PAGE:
3. Once you receive the certificate from a 3rd part CA, import the certificate on the same server, where it was generated, using the command below and assign the certificate to IIS and SMTP services.

 Import-exchangecertificate -FileData ([Byte[]]$(Get-Content -path “C:\VerisignCert.cer” -Encoding byte -ReadCount 0)) 

Get-ExchangeCertificate –ThumbPrint “A549B0F9EDB7FD9C5A1C2012D4C2B64E10D3EC34” | Enable-exchangecertificate -Services “IIS,SMTP”


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4. Now that we have assigned the certificate on the first server, we again need to export and import it on all other Client Access Servers in the organization. Below is the PowerShell command to export the certificate in the PFX file format. This command will prompt credentials to save in the certificate. The same credentials need to be used while importing the certificate on another server.

$certexport = Get-ExchangeCertificate –DomainName “mail.blue.com” | Export-ExchangeCertificate –BinaryEncoded:$true –Password (Get-Credential).password 

Set-Content –Path c:\cert_export.pfx –Value $certexport.FileData –Encoding Byte


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5. To Import the certificate on the new CAS server, copy the certificate C:\cert_export.pfx to a local computer and use the PowerShell command below to import the same. When it prompts the credentials, enter the same username and password, which was used during the export. Once it is imported, assign a certificate for its services.

Import-ExchangeCertificate –FileData ([byte[]](Get-Content –Path c:\cert_export.pfx –Encoding Byte –ReadCount 0)) –Password (Get-Credential).password

Get-ExchangeCertificate –ThumbPrint “A549B0F9EDB7FD9C5A1C2012D4C2B64E10D3EC34” | Enable-exchangecertificate -Services “IIS,SMTP”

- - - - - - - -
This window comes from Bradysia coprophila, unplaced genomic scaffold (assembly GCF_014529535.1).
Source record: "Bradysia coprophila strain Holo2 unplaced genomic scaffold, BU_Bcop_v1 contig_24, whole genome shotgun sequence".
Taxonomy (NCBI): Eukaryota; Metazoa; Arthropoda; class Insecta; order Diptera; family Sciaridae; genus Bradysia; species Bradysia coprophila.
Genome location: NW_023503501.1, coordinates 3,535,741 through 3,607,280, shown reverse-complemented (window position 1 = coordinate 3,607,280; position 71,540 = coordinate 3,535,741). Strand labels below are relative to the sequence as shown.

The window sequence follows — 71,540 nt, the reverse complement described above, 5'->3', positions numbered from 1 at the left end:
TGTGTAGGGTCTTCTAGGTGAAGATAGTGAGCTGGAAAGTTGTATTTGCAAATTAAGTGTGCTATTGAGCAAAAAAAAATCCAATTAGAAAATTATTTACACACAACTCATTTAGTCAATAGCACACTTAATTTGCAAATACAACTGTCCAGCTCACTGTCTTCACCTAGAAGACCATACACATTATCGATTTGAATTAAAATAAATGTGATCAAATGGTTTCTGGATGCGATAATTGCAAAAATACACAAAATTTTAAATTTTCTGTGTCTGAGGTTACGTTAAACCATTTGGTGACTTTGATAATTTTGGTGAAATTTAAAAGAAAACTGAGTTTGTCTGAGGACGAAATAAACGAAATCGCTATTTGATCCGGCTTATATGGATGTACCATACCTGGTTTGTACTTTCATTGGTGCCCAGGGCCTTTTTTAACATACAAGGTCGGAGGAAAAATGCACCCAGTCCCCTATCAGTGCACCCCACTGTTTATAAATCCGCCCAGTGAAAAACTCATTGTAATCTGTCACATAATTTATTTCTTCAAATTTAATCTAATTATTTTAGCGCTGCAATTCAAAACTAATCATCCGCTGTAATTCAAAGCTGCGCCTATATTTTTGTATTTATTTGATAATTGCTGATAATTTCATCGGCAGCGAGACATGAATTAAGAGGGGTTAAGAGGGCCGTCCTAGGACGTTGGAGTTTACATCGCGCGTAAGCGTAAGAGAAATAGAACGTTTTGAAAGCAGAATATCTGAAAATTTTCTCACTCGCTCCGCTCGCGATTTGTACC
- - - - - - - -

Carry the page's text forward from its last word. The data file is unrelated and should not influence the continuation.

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6. If you are in a very large organization and you have multiple servers then, you can import it, using the PowerShell script remotely across all the CAS servers.

$servers = Get-ClientAccessServer | Select Name

foreach($server in $servers){

Import-ExchangeCertificate –FileData ([byte[]](Get-Content –Path <path_to_exported_certificate> –Encoding Byte –ReadCount 0)) –Password (Get-Credential).password –Server $server.name  }

In this part of the article we created and configured the certificate on all CAS servers in an organization.

In the next part, you will see how to configure CAS URLs, Outlook Anywhere and Send Connector settings.

Krishna has more than 10 years of IT experience, and has hands-on experience with Microsoft Exchange, Active Directory, Office 365, PowerShell, and VMware. Krishna is certified with an MCITP and was also a MVP in PowerShell. Krishna also provides training on various Exchange and PowerShell topics. He also maintains a personal blog that contains dozens of technical articles on various IT topics. Krishna loves to play cricket and badminton, and also enjoys growing organic vegetables in his terrace garden.